Reliable Glass Bottles, Jars, Containers Manufacturer | Roetell

Anatomy of Wine Bottle: What Are Parts of A Wine Bottle

There are different wine bottle sizes, bottle parts, and dimensions that can become complicated. Every wine bottle has a particular structure, and the parts of a wine bottle are by the wine it carries. Knowing the elements makes one knowledgeable and also helps in improving wine-pouring abilities. 

Also, this knowledge is a must for people in the wine business or if they want to open a winery. A reliable custom glass bottle jar & container manufacturer will ensure that every bottle is of top quality. This guide contains all the details about the wine bottle parts name

 

Eight Wine Glass Bottle Parts From Top To Bottom

There are eight components to a wine bottle, all of which are essential. Below is detailed information about each bottle’s parts.

Closure

One of the vital parts of a bottle is the closure. There are two types of closures for glass bottles: cork or screw-cap. The primary use of the cork is to preserve the wine by preventing air interaction. Plastic wine bottle cap closures are also available that can seal the wine after it has been opened. The closure choice depends on the factors such as oxygen permeability, cork taint, and desired wine life.

Capsule

Capsule is a thin metal sheet that wraps around the closure. It is one of the vital parts of a wine bottle that keeps the wine from evaporating by protecting the cork from drying up. It covers the closure, the lip, the mouth, and some parts of the neck and ensures quality control. The primary goal of the capsule is to improve the bottle’s aesthetics. Also, another use of capsules is for hygiene.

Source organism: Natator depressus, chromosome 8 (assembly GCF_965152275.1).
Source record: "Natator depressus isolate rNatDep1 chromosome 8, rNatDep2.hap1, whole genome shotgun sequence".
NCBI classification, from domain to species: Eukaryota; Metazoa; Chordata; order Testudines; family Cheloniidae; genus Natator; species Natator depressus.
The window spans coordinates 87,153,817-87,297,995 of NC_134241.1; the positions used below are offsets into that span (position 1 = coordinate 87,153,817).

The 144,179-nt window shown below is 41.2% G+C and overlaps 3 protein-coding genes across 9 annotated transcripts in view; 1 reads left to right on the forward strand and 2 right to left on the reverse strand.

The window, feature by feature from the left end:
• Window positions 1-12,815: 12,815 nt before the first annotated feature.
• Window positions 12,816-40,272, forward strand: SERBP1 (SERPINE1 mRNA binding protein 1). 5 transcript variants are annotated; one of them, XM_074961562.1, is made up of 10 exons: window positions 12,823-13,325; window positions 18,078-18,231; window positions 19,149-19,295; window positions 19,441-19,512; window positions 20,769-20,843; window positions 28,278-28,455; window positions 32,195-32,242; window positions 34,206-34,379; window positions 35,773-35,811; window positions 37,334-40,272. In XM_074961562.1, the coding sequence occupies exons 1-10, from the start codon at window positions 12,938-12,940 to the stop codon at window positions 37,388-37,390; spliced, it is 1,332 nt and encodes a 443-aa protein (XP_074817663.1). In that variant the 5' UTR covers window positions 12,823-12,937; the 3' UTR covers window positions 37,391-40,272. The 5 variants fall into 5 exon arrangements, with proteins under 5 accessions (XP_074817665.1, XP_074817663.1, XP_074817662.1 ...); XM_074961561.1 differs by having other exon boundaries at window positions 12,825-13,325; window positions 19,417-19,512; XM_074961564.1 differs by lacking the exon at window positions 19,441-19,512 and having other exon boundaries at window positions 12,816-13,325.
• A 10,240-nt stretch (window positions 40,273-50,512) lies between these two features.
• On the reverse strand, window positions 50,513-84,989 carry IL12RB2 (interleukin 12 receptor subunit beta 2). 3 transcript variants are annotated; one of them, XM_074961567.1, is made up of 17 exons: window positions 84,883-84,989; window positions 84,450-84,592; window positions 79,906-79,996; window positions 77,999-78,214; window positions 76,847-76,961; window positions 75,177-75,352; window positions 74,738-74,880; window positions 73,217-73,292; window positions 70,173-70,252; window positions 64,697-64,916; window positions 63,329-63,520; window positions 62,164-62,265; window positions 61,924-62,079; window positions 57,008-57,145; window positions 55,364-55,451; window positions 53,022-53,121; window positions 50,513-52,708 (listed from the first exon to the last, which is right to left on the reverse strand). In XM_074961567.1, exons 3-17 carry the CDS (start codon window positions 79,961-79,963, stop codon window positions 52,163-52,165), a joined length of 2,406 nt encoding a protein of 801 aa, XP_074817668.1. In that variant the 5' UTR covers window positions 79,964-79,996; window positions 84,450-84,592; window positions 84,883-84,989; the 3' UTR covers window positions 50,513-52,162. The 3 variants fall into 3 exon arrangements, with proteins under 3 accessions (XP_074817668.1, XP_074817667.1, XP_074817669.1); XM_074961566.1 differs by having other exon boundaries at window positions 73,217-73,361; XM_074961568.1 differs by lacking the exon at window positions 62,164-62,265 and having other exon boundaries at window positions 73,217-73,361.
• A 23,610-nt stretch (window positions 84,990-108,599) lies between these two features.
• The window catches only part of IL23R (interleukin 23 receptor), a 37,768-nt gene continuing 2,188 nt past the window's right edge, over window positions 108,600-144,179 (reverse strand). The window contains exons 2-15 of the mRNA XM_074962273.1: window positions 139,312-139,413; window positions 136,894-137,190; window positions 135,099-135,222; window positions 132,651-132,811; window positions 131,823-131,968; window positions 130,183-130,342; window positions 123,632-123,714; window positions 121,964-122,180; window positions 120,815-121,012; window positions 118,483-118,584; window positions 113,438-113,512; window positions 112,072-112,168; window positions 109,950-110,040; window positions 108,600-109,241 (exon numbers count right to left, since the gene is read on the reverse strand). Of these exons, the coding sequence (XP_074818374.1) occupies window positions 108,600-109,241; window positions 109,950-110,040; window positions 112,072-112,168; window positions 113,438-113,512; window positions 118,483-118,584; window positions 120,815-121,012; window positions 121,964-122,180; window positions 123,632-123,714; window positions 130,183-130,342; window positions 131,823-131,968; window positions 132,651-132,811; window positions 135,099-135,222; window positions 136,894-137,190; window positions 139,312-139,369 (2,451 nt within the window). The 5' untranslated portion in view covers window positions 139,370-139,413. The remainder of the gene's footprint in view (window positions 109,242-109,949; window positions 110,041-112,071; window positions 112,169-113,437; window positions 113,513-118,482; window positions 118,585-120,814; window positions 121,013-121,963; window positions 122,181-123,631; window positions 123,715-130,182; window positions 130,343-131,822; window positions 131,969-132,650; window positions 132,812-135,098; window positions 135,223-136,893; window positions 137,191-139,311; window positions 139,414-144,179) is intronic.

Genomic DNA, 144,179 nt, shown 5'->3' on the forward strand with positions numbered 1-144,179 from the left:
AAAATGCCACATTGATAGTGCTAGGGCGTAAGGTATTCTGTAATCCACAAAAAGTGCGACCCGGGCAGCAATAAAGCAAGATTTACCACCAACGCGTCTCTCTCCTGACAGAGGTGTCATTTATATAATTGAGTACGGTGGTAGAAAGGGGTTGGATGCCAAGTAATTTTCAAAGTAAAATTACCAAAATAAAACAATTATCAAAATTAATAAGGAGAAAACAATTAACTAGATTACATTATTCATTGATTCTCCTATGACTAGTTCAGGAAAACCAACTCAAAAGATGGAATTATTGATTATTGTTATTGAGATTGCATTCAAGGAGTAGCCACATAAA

Neck

The neck is the slender parts of a bottle of wine below the lip. The neck provides a good grip while holding the wine bottle. When a bottled is unopened, the level of the wine should be around the neck. If the level is below, there has been some evaporation, which could mean the cork has dried up. So, when one opens the bottle, the cork could crumble, proving that the capsule has lost its integrity.

Shoulder

The shoulder is the sloping wine glass parts just below the neck. For different bottles, the shoulder is of different shapes. For example, the Bordeaux bottle has a visible shoulder, but that is not true with burgundy wine bottles. Shoulders are classified as high, mid, or low. One can also use shoulders to evaluate the wine bottle’s condition and storage.

Body

The body is one of the most significant wine glass parts. It is cylindrical; however, the diameter can vary. The body is the biggest wine glass bottle top part and it holds the wine. Since the body is a vital part, efficient bottle manufacturing ensures that the bottle is produced with excellent efficiency.

Label

A label displays the details of the wine. There might be some regulations in a country that can restrict the use of some of the materials. The front label mainly contains the details of the wine and brand name along with the vintage, varietal, and ABV, alcohol by volume. The back label includes the country of origin, volume description, and wine. With the help of decorating and labeling, one can make their glass bottles stand out.

Heel

The heel is the bottom of a wine bottle. It helps the bottle to be upright. Every wine bottle has different shapes, depending on the wine it contains. Bottles are of different types, both tall and short. Heel is the only part of the wine bottle that will touch the surface and keeps the wine bottle straight without falling down.

Punt

Last but not least, a punt plays a crucial role in the list of different parts of a wine bottle. Punt refers to the dimple in a wine bottle’s bottom. Although it can be challenging to agree on the specific function of the punt, the consensus is that it provides structural integrity and strength to the bottle. The primary function is to give strength to the bottle so that it does not break when it falls. It accelerates the cooling process of the wine. Several sommeliers keep their thumbs in the punt to make the pouring look elegant. The punt can also give the pourer a grip. Also, the depth of the punt depends on the glass container manufacturer. With the help of custom bottle packaging, one can design the bottle according to the demand of the clients and customers.